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Why Criticizing 'Zero Dark Thirty' Is Not an Assault on Free Expression

It's intellectually dishonest to pretend that serious criticism of the film amounts to an assault on free expression.

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While many opposed to torture have done noble work in the courtroom, the political media and academia, they have not been audible in the popular culture arena in a way that counteracts mass entertainment like “24,” or the best-selling novels of Vince Flynn, and the results are stark and troubling. As recently as October 2007, a Rasmussen poll showed that 53% of Americans said that the United States should not torture prisoners captured in the fight against terrorism. Five years later, a 2012 YouGov poll showed than only 34% were so opposed—a drop of 19%.  

In her letter to the Times, Bigelow wrote “On a practical and political level, it does seem illogical to me to make a case against torture by ignoring or denying the role it played in U.S. counter-terrorism policy and practices.”

This is another straw man. Critics of her film are not suggesting that anyone should deny torture occurred in the “war on terror.”  What has been questioned is the role of torture in the effort to capture bin Laden, and whether or not it is necessary or effective or right as a tool to enhance American security. Bigelow chose a narrative and protagonists who come down on the Cheneyite side of those arguments. This is certainly her right as an artist, but she cannot credibly complain that she is being “chilled” when she is the beneficiary of critical acclaim, a multimillion-dollar marketing campaign and huge box-office results.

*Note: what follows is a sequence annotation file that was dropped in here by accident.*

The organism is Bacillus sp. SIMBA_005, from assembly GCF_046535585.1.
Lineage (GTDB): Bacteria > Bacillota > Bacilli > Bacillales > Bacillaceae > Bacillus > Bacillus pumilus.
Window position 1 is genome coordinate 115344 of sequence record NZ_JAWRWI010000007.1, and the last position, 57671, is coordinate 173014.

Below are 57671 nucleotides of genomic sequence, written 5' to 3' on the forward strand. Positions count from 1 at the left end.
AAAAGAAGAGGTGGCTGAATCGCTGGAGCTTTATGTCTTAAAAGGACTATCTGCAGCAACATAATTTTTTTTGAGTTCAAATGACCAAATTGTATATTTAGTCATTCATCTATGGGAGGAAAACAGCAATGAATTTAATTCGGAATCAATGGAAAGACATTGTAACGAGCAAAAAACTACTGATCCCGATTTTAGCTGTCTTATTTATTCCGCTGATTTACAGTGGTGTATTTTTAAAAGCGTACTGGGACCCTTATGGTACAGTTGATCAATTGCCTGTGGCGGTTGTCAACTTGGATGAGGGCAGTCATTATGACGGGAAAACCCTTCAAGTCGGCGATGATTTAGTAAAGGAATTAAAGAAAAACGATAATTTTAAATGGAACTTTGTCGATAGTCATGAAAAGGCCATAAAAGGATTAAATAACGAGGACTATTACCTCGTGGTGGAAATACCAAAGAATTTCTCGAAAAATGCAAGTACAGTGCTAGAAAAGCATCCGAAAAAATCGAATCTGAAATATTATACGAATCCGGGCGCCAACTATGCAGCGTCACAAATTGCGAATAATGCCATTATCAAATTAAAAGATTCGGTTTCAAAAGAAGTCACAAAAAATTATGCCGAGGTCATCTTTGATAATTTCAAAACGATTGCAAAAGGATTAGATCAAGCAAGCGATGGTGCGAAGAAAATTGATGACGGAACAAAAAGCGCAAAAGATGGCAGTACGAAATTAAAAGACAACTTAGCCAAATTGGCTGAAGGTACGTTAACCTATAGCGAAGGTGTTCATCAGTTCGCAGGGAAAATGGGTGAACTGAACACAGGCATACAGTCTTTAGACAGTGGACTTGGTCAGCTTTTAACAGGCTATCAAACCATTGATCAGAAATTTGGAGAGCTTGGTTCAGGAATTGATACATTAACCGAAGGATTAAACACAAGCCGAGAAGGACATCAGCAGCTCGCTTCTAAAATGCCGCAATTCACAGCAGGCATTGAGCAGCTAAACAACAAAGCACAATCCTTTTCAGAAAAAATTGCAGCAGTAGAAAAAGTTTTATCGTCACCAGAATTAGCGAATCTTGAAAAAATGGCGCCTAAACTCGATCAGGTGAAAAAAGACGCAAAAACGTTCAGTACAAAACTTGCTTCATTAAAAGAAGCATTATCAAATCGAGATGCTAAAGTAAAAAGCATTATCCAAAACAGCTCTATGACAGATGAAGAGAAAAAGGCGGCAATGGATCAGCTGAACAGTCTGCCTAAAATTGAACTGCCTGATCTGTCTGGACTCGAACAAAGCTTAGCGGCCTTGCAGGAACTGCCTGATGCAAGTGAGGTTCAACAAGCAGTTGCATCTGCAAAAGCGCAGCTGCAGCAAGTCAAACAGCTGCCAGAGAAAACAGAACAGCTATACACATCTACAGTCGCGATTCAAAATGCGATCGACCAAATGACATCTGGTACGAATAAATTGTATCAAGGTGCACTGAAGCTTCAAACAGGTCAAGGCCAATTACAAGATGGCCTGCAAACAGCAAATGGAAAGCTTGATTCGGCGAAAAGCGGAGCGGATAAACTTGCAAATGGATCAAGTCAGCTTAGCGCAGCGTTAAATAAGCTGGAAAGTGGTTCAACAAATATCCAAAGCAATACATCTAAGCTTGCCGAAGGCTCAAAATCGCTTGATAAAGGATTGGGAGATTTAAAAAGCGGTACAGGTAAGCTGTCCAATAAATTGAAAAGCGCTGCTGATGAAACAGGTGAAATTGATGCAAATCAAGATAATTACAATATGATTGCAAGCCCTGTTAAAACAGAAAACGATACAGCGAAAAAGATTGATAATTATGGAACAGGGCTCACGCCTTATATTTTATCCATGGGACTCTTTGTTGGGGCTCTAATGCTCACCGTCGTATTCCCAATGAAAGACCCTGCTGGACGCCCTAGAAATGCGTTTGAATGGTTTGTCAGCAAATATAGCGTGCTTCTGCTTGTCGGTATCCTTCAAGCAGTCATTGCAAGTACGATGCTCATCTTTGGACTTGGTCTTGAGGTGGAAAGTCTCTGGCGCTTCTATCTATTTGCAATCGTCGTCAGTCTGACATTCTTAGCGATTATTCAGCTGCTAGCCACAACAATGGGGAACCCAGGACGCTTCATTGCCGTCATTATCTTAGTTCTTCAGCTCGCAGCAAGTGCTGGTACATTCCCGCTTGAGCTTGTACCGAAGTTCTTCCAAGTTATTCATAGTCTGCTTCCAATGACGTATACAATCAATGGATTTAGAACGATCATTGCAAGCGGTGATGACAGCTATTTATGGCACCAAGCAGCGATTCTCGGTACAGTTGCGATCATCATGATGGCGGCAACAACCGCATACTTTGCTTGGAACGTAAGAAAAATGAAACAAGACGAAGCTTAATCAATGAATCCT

While it's valuable for the historical record to show that many in and out of government objected to the assumptions on Zero Dark Thirty, the reality is that regardless of what happens at the Academy Awards, the movie is a big hit and will influence perceptions in the general public as well as in the military for some time to come. Hopefully those who oppose torture, and those in “liberal Hollywood” who identify with them can create counter-narratives over time to dissipate the effect of propaganda that has so effectively taken hold in much of the American mind.

Danny Goldberg is president of Gold Village Entertainment and the author of "Bumping Into Geniuses" and "How The Left Lost Teen Spirit."

 
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